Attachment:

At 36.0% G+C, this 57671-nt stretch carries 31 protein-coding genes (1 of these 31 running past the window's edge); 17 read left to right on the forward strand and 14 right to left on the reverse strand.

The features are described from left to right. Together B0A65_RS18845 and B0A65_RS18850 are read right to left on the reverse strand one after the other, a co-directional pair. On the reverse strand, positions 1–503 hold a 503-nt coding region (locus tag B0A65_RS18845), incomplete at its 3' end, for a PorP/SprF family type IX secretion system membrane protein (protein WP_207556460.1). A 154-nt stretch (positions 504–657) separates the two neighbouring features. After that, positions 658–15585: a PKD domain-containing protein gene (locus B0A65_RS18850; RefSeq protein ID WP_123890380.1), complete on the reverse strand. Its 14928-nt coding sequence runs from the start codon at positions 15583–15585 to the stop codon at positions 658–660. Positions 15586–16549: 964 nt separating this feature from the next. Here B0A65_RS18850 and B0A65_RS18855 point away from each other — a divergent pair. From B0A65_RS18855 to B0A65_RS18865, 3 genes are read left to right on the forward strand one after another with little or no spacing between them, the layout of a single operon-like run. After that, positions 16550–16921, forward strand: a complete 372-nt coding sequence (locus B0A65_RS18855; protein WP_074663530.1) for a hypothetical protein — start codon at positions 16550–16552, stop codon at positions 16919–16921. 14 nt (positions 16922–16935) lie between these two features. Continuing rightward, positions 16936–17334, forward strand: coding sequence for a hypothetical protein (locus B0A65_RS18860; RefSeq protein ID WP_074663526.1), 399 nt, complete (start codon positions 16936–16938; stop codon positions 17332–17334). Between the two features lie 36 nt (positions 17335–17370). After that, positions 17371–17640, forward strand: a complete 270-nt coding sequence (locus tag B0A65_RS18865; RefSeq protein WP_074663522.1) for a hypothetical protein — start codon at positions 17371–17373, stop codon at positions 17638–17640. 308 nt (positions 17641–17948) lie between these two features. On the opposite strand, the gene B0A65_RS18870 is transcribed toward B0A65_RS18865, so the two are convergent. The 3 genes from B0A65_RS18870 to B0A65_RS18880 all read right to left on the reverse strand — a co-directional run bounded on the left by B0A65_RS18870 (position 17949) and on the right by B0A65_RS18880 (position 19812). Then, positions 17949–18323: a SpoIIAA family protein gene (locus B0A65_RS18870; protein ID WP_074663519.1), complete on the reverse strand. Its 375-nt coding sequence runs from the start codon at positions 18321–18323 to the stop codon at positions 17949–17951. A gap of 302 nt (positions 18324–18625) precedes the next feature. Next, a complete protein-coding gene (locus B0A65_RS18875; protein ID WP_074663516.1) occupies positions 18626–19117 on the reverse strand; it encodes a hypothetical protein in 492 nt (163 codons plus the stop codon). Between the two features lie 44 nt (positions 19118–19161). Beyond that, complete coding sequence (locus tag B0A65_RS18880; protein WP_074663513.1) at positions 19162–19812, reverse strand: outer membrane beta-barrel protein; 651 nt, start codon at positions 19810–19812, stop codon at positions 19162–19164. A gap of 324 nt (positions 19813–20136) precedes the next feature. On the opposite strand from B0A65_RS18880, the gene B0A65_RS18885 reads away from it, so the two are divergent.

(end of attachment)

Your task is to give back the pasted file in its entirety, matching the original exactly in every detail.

At 36.0% G+C, this 57671-nt stretch carries 31 protein-coding genes (1 of these 31 running past the window's edge); 17 read left to right on the forward strand and 14 right to left on the reverse strand.

The features are described from left to right. Together B0A65_RS18845 and B0A65_RS18850 are read right to left on the reverse strand one after the other, a co-directional pair. On the reverse strand, positions 1–503 hold a 503-nt coding region (locus tag B0A65_RS18845), incomplete at its 3' end, for a PorP/SprF family type IX secretion system membrane protein (protein WP_207556460.1). A 154-nt stretch (positions 504–657) separates the two neighbouring features. After that, positions 658–15585: a PKD domain-containing protein gene (locus B0A65_RS18850; RefSeq protein ID WP_123890380.1), complete on the reverse strand. Its 14928-nt coding sequence runs from the start codon at positions 15583–15585 to the stop codon at positions 658–660. Positions 15586–16549: 964 nt separating this feature from the next. Here B0A65_RS18850 and B0A65_RS18855 point away from each other — a divergent pair. From B0A65_RS18855 to B0A65_RS18865, 3 genes are read left to right on the forward strand one after another with little or no spacing between them, the layout of a single operon-like run. After that, positions 16550–16921, forward strand: a complete 372-nt coding sequence (locus B0A65_RS18855; protein WP_074663530.1) for a hypothetical protein — start codon at positions 16550–16552, stop codon at positions 16919–16921. 14 nt (positions 16922–16935) lie between these two features. Continuing rightward, positions 16936–17334, forward strand: coding sequence for a hypothetical protein (locus B0A65_RS18860; RefSeq protein ID WP_074663526.1), 399 nt, complete (start codon positions 16936–16938; stop codon positions 17332–17334). Between the two features lie 36 nt (positions 17335–17370). After that, positions 17371–17640, forward strand: a complete 270-nt coding sequence (locus tag B0A65_RS18865; RefSeq protein WP_074663522.1) for a hypothetical protein — start codon at positions 17371–17373, stop codon at positions 17638–17640. 308 nt (positions 17641–17948) lie between these two features. On the opposite strand, the gene B0A65_RS18870 is transcribed toward B0A65_RS18865, so the two are convergent. The 3 genes from B0A65_RS18870 to B0A65_RS18880 all read right to left on the reverse strand — a co-directional run bounded on the left by B0A65_RS18870 (position 17949) and on the right by B0A65_RS18880 (position 19812). Then, positions 17949–18323: a SpoIIAA family protein gene (locus B0A65_RS18870; protein ID WP_074663519.1), complete on the reverse strand. Its 375-nt coding sequence runs from the start codon at positions 18321–18323 to the stop codon at positions 17949–17951. A gap of 302 nt (positions 18324–18625) precedes the next feature. Next, a complete protein-coding gene (locus B0A65_RS18875; protein ID WP_074663516.1) occupies positions 18626–19117 on the reverse strand; it encodes a hypothetical protein in 492 nt (163 codons plus the stop codon). Between the two features lie 44 nt (positions 19118–19161). Beyond that, complete coding sequence (locus tag B0A65_RS18880; protein WP_074663513.1) at positions 19162–19812, reverse strand: outer membrane beta-barrel protein; 651 nt, start codon at positions 19810–19812, stop codon at positions 19162–19164. A gap of 324 nt (positions 19813–20136) precedes the next feature. On the opposite strand from B0A65_RS18880, the gene B0A65_RS18885 reads away from it, so the two are divergent.